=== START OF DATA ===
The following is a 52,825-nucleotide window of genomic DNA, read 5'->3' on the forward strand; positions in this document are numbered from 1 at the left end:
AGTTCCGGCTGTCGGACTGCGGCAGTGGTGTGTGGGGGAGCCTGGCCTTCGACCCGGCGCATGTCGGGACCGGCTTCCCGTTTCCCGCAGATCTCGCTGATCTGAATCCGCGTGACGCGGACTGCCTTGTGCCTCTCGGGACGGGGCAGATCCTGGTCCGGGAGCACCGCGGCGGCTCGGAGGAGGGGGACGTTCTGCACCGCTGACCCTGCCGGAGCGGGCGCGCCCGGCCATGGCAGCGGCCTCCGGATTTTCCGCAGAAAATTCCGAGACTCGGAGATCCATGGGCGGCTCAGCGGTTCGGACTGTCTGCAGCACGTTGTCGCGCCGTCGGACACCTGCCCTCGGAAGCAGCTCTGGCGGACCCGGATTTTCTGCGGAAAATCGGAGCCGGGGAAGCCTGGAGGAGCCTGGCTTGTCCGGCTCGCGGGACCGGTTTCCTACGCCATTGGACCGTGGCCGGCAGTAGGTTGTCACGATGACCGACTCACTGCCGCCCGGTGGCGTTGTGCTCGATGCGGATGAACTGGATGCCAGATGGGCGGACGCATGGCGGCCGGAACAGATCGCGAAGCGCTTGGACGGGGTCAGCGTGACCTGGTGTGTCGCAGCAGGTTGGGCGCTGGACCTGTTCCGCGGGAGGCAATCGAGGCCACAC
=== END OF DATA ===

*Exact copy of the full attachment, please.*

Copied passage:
The following is a 52,825-nucleotide window of genomic DNA, read 5'->3' on the forward strand; positions in this document are numbered from 1 at the left end:
AGTTCCGGCTGTCGGACTGCGGCAGTGGTGTGTGGGGGAGCCTGGCCTTCGACCCGGCGCATGTCGGGACCGGCTTCCCGTTTCCCGCAGATCTCGCTGATCTGAATCCGCGTGACGCGGACTGCCTTGTGCCTCTCGGGACGGGGCAGATCCTGGTCCGGGAGCACCGCGGCGGCTCGGAGGAGGGGGACGTTCTGCACCGCTGACCCTGCCGGAGCGGGCGCGCCCGGCCATGGCAGCGGCCTCCGGATTTTCCGCAGAAAATTCCGAGACTCGGAGATCCATGGGCGGCTCAGCGGTTCGGACTGTCTGCAGCACGTTGTCGCGCCGTCGGACACCTGCCCTCGGAAGCAGCTCTGGCGGACCCGGATTTTCTGCGGAAAATCGGAGCCGGGGAAGCCTGGAGGAGCCTGGCTTGTCCGGCTCGCGGGACCGGTTTCCTACGCCATTGGACCGTGGCCGGCAGTAGGTTGTCACGATGACCGACTCACTGCCGCCCGGTGGCGTTGTGCTCGATGCGGATGAACTGGATGCCAGATGGGCGGACGCATGGCGGCCGGAACAGATCGCGAAGCGCTTGGACGGGGTCAGCGTGACCTGGTGTGTCGCAGCAGGTTGGGCGCTGGACCTGTTCCGCGGGAGGCAATCGAGGCCACAC